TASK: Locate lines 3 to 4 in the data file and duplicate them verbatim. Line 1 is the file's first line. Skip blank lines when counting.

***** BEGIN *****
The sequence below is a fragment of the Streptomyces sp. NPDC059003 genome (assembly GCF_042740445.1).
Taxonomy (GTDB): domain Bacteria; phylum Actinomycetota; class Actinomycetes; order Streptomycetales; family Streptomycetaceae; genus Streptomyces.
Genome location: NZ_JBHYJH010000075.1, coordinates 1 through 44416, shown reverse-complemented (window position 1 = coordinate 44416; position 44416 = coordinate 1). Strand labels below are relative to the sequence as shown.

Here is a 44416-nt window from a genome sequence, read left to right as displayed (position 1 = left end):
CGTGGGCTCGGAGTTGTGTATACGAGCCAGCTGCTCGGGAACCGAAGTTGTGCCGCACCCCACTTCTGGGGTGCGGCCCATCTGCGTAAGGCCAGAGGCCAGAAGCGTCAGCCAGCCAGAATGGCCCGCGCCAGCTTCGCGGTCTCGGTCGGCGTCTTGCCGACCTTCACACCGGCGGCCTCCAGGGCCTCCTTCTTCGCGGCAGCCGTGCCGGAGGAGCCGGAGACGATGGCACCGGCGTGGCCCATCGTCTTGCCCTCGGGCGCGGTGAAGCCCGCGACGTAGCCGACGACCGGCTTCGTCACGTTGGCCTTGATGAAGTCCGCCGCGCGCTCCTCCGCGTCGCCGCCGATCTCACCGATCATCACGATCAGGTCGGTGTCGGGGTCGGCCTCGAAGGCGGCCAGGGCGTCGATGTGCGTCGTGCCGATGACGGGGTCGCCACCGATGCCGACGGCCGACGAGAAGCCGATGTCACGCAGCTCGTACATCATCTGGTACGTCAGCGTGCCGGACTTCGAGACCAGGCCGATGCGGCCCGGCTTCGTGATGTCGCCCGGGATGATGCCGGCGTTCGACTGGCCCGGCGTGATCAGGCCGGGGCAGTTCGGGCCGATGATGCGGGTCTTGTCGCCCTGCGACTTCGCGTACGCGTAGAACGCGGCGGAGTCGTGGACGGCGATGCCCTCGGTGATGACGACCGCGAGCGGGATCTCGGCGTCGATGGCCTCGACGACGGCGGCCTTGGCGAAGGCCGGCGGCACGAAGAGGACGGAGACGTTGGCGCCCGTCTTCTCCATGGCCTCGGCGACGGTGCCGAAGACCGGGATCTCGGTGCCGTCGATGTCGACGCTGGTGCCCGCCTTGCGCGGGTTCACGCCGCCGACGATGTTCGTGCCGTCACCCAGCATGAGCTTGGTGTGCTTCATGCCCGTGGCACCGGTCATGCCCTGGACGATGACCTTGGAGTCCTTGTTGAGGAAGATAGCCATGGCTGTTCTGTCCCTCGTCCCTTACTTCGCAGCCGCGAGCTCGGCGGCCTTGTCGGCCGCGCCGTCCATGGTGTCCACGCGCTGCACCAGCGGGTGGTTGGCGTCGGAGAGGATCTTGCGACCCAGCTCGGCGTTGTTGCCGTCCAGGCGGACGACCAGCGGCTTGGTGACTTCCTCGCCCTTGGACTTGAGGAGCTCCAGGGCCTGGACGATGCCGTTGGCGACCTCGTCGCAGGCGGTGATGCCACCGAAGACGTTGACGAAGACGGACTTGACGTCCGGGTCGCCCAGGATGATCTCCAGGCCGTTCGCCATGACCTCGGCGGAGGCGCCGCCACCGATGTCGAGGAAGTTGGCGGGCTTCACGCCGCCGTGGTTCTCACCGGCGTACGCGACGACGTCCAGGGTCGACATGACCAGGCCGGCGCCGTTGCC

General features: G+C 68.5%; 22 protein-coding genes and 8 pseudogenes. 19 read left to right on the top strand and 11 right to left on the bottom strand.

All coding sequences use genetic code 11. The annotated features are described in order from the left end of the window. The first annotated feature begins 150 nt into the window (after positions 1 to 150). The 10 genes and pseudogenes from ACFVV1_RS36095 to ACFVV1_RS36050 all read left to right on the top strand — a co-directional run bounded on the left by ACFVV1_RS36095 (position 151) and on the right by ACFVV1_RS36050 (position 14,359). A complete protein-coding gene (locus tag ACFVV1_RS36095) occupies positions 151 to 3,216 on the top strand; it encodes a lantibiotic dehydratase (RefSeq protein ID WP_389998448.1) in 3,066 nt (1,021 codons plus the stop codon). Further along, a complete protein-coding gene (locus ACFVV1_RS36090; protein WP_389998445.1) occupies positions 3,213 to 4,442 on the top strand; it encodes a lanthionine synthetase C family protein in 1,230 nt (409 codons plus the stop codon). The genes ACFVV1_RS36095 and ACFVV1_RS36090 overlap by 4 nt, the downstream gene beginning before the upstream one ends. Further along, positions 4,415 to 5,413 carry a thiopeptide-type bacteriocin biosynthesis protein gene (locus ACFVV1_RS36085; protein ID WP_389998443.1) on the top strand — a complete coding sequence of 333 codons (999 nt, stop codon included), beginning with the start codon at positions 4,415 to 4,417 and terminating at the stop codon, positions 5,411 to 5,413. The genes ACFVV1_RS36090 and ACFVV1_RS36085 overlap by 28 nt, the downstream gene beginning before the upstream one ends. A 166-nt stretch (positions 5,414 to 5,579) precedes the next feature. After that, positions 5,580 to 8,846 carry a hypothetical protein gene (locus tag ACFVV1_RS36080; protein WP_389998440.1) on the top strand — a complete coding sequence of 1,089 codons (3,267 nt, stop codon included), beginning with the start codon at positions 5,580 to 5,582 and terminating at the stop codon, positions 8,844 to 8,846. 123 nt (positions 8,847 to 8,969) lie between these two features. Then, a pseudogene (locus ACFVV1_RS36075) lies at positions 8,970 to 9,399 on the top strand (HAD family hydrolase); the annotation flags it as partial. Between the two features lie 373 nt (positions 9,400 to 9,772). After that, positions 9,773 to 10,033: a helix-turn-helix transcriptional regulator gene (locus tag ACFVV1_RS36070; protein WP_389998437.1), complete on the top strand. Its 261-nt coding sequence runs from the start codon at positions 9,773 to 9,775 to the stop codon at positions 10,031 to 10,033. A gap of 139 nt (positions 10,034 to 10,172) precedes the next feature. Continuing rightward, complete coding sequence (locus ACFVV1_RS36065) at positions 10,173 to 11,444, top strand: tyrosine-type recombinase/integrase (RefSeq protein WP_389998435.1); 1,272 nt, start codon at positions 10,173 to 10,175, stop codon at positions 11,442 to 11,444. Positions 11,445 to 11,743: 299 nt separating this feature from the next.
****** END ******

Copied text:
Genome location: NZ_JBHYJH010000075.1, coordinates 1 through 44416, shown reverse-complemented (window position 1 = coordinate 44416; position 44416 = coordinate 1). Strand labels below are relative to the sequence as shown.

Here is a 44416-nt window from a genome sequence, read left to right as displayed (position 1 = left end):